Mine was Elric of Melnibone. I hadnt even heard of Moorcock till a few years ago when i read Neil Gaimans short story, "one life in early Moorcock".

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              • #8
                Mine was most definetly Elric of Melnibonأ©. Which i had to order through the bookshop in to get the english translation. I got hooked to say the least when all of a sudden, they where having a sale of older fantasy and science fiction books outside of the bookshop a year later. Where o could buy an almost complete set of Elric books from Grafton, and read them all that summer. Talk about fun! But i'm going to buy the collected omnibus versions of all his works later.. Right now they are really expensive! :x

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                • #9
                  2002. The Mammoth Book of Great Fantasy edited by Mike Ashley, containing Kings In Darkness. As good an introduction as any to the albino, albeit a little happier and less spectacular than other entries in the series.

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                  • #10
                    My first was The Jewel In The Skull in 1975, I think - I was at middle school and read it on the bus - second was The Stealer of Souls. I pretty much spent all my pocket money on the remaining Hawkmoon, Elric and Corum books published by Mayflower and read them voraciously.

                    I have a vivid memory of reading The Singing Citadel in the Domestic Science room, because the teacher was off sick.

                    It has taken me best part of 30 years to complete my collection.
                    Statistically 6 out of 7 dwarfs are not happy.

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                    • #11
                      My first was Elric of Melnibone. I was 11 and looking through my dad's bookshelf. He's always been a huge SF/Fantasy reader, so that's the stuff that I read when I was a kid. He was hesitant to let me read it, I guess because of the bargaining with demons and incest and what-not, but I convinced him to let me. I finished that series, then moved on to Corum and the Ice Schooner. That exhausted my dad's MM collection so I had to start working on my own. The next one I picked up was the Cornelius Chronicles (The Final Programme, The English Assassin, A Cure for Cancer, The Condition of Muzak). I couldn't finish it on the first read. A bit hard to digest at that age, I guess. At age 26, I've read it a few times now (along with the other 40-odd MM books in my collection) and it's definitely my favorite.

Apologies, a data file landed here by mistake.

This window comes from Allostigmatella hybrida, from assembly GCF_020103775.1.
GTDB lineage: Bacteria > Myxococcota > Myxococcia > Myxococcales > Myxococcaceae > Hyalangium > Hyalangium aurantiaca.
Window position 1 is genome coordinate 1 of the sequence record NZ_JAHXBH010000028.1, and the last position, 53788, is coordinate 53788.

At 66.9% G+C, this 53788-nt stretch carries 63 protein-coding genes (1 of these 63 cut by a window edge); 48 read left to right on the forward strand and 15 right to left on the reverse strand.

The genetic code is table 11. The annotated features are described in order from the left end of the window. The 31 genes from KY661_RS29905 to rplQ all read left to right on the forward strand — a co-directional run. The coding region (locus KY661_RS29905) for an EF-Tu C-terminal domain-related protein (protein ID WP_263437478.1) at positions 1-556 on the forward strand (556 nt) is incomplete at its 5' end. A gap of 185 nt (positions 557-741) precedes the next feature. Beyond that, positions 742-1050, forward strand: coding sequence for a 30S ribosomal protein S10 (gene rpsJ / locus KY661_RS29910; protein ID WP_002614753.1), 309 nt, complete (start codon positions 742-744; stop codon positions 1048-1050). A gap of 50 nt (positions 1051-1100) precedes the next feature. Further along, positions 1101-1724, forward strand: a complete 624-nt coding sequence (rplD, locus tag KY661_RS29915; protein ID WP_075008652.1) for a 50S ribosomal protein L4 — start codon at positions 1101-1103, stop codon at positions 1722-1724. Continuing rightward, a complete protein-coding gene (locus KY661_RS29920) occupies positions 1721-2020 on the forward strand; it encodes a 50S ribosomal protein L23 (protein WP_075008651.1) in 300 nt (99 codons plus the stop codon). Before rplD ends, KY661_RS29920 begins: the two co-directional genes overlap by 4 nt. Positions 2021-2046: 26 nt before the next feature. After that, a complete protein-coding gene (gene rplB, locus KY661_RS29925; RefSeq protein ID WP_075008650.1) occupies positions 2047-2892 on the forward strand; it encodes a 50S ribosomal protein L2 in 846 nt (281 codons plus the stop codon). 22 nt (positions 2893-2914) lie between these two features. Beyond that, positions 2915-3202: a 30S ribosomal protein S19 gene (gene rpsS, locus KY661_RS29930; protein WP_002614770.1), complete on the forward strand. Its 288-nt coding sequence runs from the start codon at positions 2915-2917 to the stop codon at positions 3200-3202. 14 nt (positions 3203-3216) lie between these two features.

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                      • #12
                        I read both Elric of Melnibone (the original book) and The Eternal Champion both kinda concurrently with each other. I read the first fifty pages of EoM, then a copy of The Eternal Champion came to the local library and I borrowed it and devoured it.

                        And that was....late 2002.

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                        • #13
                          My brother bought me Elric of Melnibone for Christmas '93. I was never much of a reader, but when I read that book I was hooked on Moorcock.

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                          • #14
                            The Vanishing Tower, around 10 years old. I had just finished some of the Narnia books (which bored the heck out of me) and asked my older brother if he had any books for me to read. After completing the book I began a Moorcock buying spree that has been going on strong since '86.

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                            • #15
                              I've been an avid reader of Mr. Moorcock since about 1984. It all started with the beautifully done Berkley Books paperback covers for the entire Elric series, done by Robert Gould. Caught my eye and got me through the door. I read all six books as fast as I could, and afterwards I yearned for more. Corum came to my rescue. Now, so many years later, I have quite the collection of Mr. Moorcock's books and I still yearn for more...